Remortgage lending bounces back in July
According to a report by LMS Remortgage, homeowners had been holding back on remortgaging until more attractive deals came on the market.
Borrowers who are remortgaging are typically increasing the size of their loan, releasing an average of £16,000 equity to allow them to pay off other more expensive debts or to improve their standard of living
Commenting on the results of the First LMS Remortgage Report, Andy Knee, Chief Executive of LMS said: “July’s remortgage lending is still low in the context of the history of mortgage lending.
“The July value followed a sharp fall in June, itself the lowest remortgage lending figures since December 2010. The low monthly figures reflect the fact that many borrowers, already on competitive existing rates, have had little incentive to remortgage.”
Despite gross remortgage lending being up 13% last month, it is still historically low at £3.5bn and down on the same time last year.
Knee continued: “Indeed, most new deals which borrowers could have taken out and completed in June or July would not reduce monthly repayments sufficiently to encourage people to remortgage so borrowers have held off taking any action.
“However, the good news is that better deals have materialised! Lenders have recently launched a number of sub 3% rates with terms of 4 or 5 years.
“This has led to a real surge in remortgage applications in late July that has continued into August. We had been expecting this to be a disappointing time with the distraction of the Olympics but the reverse has happened.
“These applications should become completions in late August and September and suggest that we will see a sharp rise in remortgage lending later in the year.”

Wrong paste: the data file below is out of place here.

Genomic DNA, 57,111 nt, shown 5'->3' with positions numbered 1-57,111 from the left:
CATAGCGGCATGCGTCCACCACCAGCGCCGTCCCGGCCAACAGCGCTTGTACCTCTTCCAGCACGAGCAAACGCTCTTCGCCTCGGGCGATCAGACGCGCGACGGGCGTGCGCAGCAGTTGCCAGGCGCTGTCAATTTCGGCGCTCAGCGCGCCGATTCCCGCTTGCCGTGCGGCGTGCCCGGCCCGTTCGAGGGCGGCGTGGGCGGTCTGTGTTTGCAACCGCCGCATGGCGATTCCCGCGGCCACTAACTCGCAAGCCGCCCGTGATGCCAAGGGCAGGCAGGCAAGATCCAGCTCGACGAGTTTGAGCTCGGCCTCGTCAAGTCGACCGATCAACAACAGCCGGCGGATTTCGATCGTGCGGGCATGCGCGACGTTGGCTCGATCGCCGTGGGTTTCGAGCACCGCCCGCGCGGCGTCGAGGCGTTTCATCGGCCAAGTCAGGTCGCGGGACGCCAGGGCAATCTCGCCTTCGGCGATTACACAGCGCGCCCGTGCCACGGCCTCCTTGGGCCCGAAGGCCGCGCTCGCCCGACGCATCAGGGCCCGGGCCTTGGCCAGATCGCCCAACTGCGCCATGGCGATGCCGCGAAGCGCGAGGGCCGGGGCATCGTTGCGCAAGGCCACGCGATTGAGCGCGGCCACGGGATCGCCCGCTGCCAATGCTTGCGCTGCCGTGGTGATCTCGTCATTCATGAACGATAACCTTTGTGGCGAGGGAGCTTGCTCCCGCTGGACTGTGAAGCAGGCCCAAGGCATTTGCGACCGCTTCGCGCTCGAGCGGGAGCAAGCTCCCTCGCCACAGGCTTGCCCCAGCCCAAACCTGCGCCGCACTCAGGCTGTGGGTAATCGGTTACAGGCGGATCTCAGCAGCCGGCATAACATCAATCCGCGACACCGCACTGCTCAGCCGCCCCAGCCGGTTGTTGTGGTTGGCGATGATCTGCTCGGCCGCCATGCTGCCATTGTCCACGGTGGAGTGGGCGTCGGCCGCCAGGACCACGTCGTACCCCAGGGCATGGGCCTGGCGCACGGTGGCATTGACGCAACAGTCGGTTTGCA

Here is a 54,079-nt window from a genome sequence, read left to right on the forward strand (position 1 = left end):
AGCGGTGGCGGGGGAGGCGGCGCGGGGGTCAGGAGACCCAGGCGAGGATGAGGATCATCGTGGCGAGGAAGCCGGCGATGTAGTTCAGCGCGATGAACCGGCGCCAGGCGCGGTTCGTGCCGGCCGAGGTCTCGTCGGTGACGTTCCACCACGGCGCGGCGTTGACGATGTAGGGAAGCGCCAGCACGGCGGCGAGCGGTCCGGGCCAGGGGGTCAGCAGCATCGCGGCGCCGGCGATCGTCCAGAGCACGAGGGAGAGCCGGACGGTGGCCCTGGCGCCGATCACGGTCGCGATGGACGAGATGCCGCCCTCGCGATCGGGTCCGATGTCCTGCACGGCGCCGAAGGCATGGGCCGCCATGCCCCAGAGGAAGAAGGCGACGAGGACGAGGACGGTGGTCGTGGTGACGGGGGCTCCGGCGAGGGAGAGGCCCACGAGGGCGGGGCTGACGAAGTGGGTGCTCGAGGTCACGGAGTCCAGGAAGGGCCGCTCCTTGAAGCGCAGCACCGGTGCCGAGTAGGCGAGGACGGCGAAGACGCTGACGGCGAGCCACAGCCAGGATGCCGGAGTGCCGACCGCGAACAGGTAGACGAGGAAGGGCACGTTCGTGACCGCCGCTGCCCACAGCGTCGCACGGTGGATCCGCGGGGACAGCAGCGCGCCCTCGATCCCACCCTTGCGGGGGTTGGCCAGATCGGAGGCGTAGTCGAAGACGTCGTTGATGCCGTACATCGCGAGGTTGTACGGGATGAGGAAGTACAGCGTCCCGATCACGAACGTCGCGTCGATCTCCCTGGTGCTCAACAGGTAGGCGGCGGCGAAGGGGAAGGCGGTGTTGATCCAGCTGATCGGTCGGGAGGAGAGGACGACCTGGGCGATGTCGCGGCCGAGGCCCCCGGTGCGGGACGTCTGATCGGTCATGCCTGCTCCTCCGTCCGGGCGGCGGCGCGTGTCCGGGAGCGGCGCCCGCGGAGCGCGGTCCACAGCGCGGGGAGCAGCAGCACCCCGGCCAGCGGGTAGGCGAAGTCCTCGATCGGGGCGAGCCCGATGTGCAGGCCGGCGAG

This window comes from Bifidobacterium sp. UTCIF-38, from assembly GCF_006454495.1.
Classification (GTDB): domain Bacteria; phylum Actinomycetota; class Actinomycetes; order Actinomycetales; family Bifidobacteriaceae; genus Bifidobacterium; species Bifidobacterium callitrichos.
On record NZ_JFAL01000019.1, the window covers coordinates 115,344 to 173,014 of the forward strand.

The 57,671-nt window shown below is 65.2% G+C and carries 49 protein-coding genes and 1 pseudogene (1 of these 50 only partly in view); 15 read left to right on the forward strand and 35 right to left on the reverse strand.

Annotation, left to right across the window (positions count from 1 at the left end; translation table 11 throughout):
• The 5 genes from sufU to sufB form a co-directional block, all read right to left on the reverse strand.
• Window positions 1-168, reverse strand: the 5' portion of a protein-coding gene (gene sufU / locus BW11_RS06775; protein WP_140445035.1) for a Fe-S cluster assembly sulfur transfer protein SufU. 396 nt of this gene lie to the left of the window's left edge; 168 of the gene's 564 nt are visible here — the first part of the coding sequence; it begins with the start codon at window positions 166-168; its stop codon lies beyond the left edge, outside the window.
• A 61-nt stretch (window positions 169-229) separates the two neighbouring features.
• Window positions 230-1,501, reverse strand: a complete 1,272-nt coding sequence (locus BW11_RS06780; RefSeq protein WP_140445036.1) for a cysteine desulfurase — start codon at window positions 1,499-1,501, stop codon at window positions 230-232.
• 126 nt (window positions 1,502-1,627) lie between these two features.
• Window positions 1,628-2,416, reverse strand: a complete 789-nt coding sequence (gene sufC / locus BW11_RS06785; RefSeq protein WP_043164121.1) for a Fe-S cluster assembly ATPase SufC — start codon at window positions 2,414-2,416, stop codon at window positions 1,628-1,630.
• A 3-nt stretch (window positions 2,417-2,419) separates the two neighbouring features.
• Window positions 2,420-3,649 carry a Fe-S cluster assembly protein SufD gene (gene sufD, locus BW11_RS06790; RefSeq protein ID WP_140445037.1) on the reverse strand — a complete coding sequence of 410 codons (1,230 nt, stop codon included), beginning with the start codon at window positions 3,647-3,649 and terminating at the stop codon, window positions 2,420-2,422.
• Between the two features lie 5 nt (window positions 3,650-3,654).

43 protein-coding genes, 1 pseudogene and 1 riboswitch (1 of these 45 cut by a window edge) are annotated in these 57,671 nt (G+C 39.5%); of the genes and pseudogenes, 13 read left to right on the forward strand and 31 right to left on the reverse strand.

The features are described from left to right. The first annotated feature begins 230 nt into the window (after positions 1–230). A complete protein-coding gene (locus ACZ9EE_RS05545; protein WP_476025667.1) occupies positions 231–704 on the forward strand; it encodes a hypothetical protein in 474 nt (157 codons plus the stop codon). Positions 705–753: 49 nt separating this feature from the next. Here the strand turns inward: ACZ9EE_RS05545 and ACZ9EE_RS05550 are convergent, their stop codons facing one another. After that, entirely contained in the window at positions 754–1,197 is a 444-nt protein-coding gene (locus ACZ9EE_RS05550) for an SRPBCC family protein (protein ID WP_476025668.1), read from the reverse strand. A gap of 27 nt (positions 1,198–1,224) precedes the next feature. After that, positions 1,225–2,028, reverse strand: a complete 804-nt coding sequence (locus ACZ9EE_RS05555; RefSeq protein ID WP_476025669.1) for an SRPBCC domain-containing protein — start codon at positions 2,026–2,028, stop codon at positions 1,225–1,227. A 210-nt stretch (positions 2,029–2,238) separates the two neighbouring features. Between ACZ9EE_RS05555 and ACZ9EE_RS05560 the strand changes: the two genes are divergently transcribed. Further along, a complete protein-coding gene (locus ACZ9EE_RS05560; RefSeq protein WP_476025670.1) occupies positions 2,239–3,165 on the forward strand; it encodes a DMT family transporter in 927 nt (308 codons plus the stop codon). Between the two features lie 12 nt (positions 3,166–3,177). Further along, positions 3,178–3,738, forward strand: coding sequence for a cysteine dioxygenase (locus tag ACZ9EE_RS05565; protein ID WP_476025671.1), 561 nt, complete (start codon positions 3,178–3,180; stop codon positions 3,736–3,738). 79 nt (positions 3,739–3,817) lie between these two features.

LMS Remortgage highlight that the current ‘very attractive’ sub 3% remortgage deals suggest a bounce back in remortgage lending later this year.
This report comes at a time when Santander, the UK’s second largest mortgage lender announced it is set to hike its Standard Variable Rate (SVR) by 0.50% from 4.24% to 4.74%, a move expected to affect several hundred thousand customers.
Ben Thompson, MD Legal and General Mortgage Club, said: “With more than 8m of the total 11m or so UK mortgage borrowers currently on a floating rate of some description, these moves will be of interest to the majority of homeowners. Many are perplexed that SVRs can rise without any change to Bank Base Rate, which remains stuck at 0.5%, and has been for over three years.
“However it is the wider cost of funding that has forced change. Although nobody wants their mortgage rates to rise, today’s rates have to be seen in the context of historical levels, and they are very low indeed by comparison. It is almost certain that we have now seen the cheapest mortgage rates in a lifetime, although SVRs bottomed some time ago.
“Santander is by no means the first lender to do this. We have seen a number of SVRs rise recently from the likes of Halifax, the Co-operative Bank and the Yorkshire and Clydesdale Banks.
“In some cases this has been where a lender had an SVR that was previously comparatively low against other lenders, or from lenders who were looking to recoup some margin lost due to the rising costs of funding.”